Then there were the challenges around a constantly shifting regulatory environment. “Banks changing policies and shutting your account down and suddenly you’re paying everybody in cash that smells like weed for a couple weeks,” Moynan says. “Jeff Sessions making an offhanded comment and everybody suddenly thinks this all may go away tomorrow; or the irrational exuberance of everybody not really knowing how to value these businesses.”
That irrational exuberance—overvaluations of companies, and many players jumping into a market where the expectation was that everyone would get rich—led to the Colorado market’s first correction in 2017. Moynan recalls that when he joined O.penVape in 2014, it was one of the only companies manufacturing rechargeable vape pen batteries that could attach to CBD or THC cartridges (usually filled with concentrates including distillate, wax, or shatter). By 2017, as many as 161 other brands were producing similar vape products. “And then, that year, it went from 161 to like less than 50 companies over a six month period,” Moynan says.
That 2017 contraction is often forgotten or overlooked now, perhaps because overall sales and tax revenue for cannabis kept growing year-over-year in Colorado until they peaked in 2020, during the pandemic. But for Moynan, the experience offers an anchoring lesson in today’s economic climate. “What’s happening in the Colorado market right now is very similar to what happened in 2017,” he says. “We have a proliferation of brands and products, with flower prices way down. There’s a contraction in volume, and suddenly it looks like the bottom is dropping out of the Colorado market.”
That is, he adds, “until equilibrium is re-established.”
The New Equilibrium
Like many maturing markets, cannabis has trended toward corporate consolidation. O.penVape was no different. As general counsel, Moynan facilitated acquisitions that helped build a portfolio called Organa Brands. Then in 2018, a new corporation, Slang, was formed to acquire Organa Brands and another vaporizer company Firefly. Slang Worldwide went public on the Canadian Securities Exchange in early 2019, and almost immediately, its stock tumbled.
The industrywide cratering in stock prices still has hasn’t recovered, and Slang wasn’t the only cannabis and CBD company that changed its leadership as stocks continued a downward trajectory. First, Moynan was appointed chief operating officer. Then in October 2022, as the overall market conditions remained challenging, the one-time intern was appointed CEO of Slang Worldwide.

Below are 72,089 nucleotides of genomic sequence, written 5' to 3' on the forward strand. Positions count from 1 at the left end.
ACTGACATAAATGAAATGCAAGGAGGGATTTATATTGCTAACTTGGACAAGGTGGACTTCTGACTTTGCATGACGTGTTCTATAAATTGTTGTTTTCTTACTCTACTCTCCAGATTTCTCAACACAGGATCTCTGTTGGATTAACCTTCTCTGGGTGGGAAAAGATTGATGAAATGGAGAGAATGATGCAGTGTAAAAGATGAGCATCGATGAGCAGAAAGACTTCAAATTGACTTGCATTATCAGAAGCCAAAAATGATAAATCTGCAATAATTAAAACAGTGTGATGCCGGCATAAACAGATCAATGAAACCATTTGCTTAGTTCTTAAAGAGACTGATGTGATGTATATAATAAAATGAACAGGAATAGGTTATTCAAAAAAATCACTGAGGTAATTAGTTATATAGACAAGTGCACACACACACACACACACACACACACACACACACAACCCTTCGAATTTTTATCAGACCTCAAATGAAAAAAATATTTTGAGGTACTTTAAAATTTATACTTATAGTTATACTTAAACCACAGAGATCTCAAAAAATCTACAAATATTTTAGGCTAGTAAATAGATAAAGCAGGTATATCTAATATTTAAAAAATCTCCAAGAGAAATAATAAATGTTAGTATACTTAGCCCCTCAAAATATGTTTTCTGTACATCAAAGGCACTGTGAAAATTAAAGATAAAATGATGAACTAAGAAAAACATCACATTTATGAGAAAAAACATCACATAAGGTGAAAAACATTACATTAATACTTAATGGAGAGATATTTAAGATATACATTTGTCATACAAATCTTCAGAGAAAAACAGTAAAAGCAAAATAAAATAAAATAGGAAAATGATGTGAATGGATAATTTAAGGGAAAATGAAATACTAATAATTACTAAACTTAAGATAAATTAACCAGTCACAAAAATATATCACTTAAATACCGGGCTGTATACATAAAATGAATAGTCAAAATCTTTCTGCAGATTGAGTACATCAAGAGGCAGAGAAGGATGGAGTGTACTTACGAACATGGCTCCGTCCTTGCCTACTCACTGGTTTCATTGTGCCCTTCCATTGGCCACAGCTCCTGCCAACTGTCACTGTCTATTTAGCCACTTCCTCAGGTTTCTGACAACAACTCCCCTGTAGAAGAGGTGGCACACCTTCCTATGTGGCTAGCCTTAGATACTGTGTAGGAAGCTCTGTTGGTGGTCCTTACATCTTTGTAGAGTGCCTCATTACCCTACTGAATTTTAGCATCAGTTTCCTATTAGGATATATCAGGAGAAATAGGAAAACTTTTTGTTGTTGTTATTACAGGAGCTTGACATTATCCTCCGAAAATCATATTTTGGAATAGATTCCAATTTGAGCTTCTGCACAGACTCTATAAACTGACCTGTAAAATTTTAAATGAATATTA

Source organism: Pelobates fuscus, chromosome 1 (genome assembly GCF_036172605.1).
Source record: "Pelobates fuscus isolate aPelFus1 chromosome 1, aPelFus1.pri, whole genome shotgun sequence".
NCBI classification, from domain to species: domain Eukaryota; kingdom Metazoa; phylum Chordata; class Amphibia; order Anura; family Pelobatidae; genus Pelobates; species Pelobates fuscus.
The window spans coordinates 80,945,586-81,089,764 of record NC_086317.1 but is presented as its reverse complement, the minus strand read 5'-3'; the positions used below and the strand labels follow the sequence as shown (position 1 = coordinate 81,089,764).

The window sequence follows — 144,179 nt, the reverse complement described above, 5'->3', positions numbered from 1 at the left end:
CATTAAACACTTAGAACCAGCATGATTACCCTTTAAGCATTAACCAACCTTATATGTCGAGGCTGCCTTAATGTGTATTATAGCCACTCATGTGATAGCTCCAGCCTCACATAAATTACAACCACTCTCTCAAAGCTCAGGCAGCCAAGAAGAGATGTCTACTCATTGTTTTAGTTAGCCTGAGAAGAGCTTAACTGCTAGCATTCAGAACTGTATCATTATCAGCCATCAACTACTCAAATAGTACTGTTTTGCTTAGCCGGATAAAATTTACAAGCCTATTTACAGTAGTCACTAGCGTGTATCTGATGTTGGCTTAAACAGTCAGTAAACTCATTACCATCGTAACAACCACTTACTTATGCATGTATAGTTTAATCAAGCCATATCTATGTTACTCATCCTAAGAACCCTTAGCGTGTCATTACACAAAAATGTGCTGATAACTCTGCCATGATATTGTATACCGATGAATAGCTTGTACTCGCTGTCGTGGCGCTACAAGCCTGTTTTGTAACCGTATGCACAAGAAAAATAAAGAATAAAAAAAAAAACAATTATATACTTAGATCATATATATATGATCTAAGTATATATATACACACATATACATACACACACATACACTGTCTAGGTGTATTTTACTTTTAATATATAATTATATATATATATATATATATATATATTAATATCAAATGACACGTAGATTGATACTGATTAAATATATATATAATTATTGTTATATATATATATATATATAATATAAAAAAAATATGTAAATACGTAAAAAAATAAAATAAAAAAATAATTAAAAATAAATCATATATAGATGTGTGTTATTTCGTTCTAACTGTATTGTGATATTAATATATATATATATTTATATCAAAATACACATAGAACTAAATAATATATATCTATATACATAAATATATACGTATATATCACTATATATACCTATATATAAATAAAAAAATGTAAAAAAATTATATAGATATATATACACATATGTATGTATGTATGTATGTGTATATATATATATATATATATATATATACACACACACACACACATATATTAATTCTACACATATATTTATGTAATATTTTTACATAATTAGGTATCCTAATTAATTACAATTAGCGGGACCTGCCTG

One year into his role, Moynan says he’s been focusing on Slang’s core products, customers, and partnerships—including local ones, like a collaboration with Illegal Pete’s. O.pen (since being acquired by Slang, the company dropped Vape from its name) worked with the local Mexican food chain to develop a THC vape cartridge with cheesy flavors that is supposed to pair well with Illegal Pete’s queso. The product debuted on September 20, National Queso Day, but it will continue to be available at dispensaries until October 31—and customers who buy the queso vape cartridge can take proof of purchase to any of Illegal Pete’s Colorado locations to get a free order of chips and queso.
Whether munchies are helping drive continued vape sales or not, Slang’s vaporizer and concentrate products are helping it stay afloat when overall industry sales are down. Focusing on those areas has helped Slang and O.Pen specifically, but Moynan also believes that the challenging financial landscape has caused the industry to be more humble and wise. “If you’re going to enter the cannabis space now, there are easier things you could be doing,” he says. “And it’s created a more authentic culture in cannabis now because nobody’s in it just for the quick and easy buck anymore.”
Moynan does not expect anything to be easy moving forward, especially as uncertain regulatory changes loom—if the U.S. reclassifies cannabis, for example, it might make certain activities like banking and filing taxes easier. But there’s also fear that Big Pharma could decide to enter the cannabis market at some point and cause a whole new industry realignment.
With a team that’s been through quite a few hoops already, Moynan says he isn’t too worried. In fact, he feels confident enough to make a promise: “We’ll be one of those groups that’s there at the end—whatever that looks like.”